StanChart: well, this is embarrassing

Chairman: "I made certain statements that I very much regret".

Standard Chartered's chairman has had to retract comments he made at a press conference two weeks ago, in a rather painful statement posted on StanChart's website today. During the press conference he refererred to the banks' US sanctions breaches as "clerical errors". This, it turns out, was also an error. Here's the apology in full. Ouch.

Released 08:30 21-Mar-2013

LONDON, 21 March 2013: On 5 March 2013, I, together with Chief Executive Officer Peter Sands and Group Finance Director Richard Meddings, representing Standard Chartered Bank (the "Group"), held a press conference where certain questions were asked concerning individual employee conduct and compensation in light of the deferred prosecution agreements made with the US Department of Justice and the New York County District Attorney's Office in December 2012.  During that press conference, which took place via phone, I made certain statements that I very much regret and that were at best inaccurate.

In particular, I made the following statements in reference to a question regarding the reduction of bonuses for SCB executives:

We had no willful act to avoid sanctions; you know, mistakes are made - clerical errors - and we talked about last year a number of transactions which clearly were clerical errors or mistakes that were made…

My statement that SCB "had no willful act to avoid sanctions" was wrong, and directly contradicts SCB's acceptance of responsibility in the deferred prosecution agreement and accompanying factual statement.

Standard Chartered Bank, together with me, Mr. Peter Sands and Mr.  Richard Meddings, who jointly hosted the press conference, retract the comment I made as both legally and factually incorrect. To be clear, Standard Chartered Bank unequivocally acknowledges and accepts responsibility, on behalf of the Bank and its employees, for past knowing and willful criminal conduct in violating US economic sanctions laws and regulations, and related New York criminal laws, as set out in the deferred prosecution agreement.  I, Mr. Sands, Mr. Meddings, and Standard Chartered Bank apologize for the statements I made to the contrary.

Sincerely,

Sir John Peace

Chairman

Standard Chartered PLC

 

Photograph: Getty Images
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I believe only Yvette Cooper has the breadth of support to beat Jeremy Corbyn

All the recent polling suggests Andy Burnham is losing more votes than anyone else to Jeremy Corbyn, says Diana Johnson MP.

Tom Blenkinsop MP on the New Statesman website today says he is giving his second preference to Andy Burnham as he thinks that Andy has the best chance of beating Jeremy.

This is on the basis that if Yvette goes out first all her second preferences will swing behind Andy, whereas if Andy goes out first then his second preferences, due to the broad alliance he has created behind his campaign, will all or largely switch to the other male candidate, Jeremy.

Let's take a deep breath and try and think through what will be the effect of preferential voting in the Labour leadership.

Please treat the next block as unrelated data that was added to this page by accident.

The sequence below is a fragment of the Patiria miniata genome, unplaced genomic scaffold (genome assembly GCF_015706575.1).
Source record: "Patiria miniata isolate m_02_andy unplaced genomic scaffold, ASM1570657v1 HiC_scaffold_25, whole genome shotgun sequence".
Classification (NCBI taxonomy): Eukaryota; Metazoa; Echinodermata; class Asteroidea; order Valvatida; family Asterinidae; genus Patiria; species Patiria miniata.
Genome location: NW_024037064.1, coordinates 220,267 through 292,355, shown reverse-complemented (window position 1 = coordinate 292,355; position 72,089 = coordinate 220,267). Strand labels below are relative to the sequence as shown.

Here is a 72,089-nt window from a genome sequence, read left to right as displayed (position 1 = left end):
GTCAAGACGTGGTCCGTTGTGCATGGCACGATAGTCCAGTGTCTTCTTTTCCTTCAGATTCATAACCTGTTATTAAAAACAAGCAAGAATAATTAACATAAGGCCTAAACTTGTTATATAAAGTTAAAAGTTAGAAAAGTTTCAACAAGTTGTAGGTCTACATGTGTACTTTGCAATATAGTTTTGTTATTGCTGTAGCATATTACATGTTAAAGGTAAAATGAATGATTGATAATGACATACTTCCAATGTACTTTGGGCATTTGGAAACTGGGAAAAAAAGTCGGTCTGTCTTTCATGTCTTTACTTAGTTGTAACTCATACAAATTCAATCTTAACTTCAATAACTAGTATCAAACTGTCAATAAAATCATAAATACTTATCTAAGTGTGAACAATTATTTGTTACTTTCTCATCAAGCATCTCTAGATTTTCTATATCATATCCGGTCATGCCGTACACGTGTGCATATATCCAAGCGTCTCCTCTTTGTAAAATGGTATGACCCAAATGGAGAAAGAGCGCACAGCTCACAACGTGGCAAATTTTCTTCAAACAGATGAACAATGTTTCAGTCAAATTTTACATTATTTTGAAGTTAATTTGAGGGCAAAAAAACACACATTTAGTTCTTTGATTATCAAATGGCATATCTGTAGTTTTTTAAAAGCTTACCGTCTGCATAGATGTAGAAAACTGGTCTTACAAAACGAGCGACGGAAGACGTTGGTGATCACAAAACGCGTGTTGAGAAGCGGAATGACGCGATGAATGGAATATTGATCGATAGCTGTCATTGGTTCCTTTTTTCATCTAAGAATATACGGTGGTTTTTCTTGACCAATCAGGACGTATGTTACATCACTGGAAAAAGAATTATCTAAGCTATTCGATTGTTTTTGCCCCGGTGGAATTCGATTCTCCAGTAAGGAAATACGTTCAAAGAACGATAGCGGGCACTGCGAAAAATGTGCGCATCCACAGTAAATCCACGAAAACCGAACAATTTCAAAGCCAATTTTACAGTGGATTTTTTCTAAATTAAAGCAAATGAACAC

First of all, it is very difficult to know how second preferences will switch. From my telephone canvassing there is some rather interesting voting going on, but I don't accept that Tom’s analysis is correct. I have certainly picked up growing support for Yvette in recent weeks.

In fact you can argue the reverse of Tom’s analysis is true – Andy has moved further away from the centre and, as a result, his pitch to those like Tom who are supporting Liz first is now narrower. As a result, Yvette is more likely to pick up those second preferences.

Stats from the Yvette For Labour team show Yvette picking up the majority of second preferences from all candidates – from the Progress wing supporting Liz to the softer left fans of Jeremy – and Andy's supporters too. Their figures show many undecideds opting for Yvette as their first preference, as well as others choosing to switch their first preference to Yvette from one of the other candidates. It's for this reason I still believe only Yvette has the breadth of support to beat Jeremy and then to go on to win in 2020.

It's interesting that Andy has not been willing to make it clear that second preferences should go to Yvette or Liz. Yvette has been very clear that she would encourage second preferences to be for Andy or Liz.

Having watched Andy on Sky's Murnaghan show this morning, he categorically states that Labour will not get beyond first base with the electorate at a general election if we are not economically credible and that fundamentally Jeremy's economic plans do not add up. So, I am unsure why Andy is so unwilling to be clear on second preferences.

All the recent polling suggests Andy is losing more votes than anyone else to Jeremy. He trails fourth in London – where a huge proportion of our electorate is based.

So I would urge Tom to reflect more widely on who is best placed to provide the strongest opposition to the Tories, appeal to the widest group of voters and reach out to the communities we need to win back. I believe that this has to be Yvette.

The Newsnight focus group a few days ago showed that Yvette is best placed to win back those former Labour voters we will need in 2020.

Labour will pay a massive price if we ignore this.

Diana Johnson is the Labour MP for Hull North.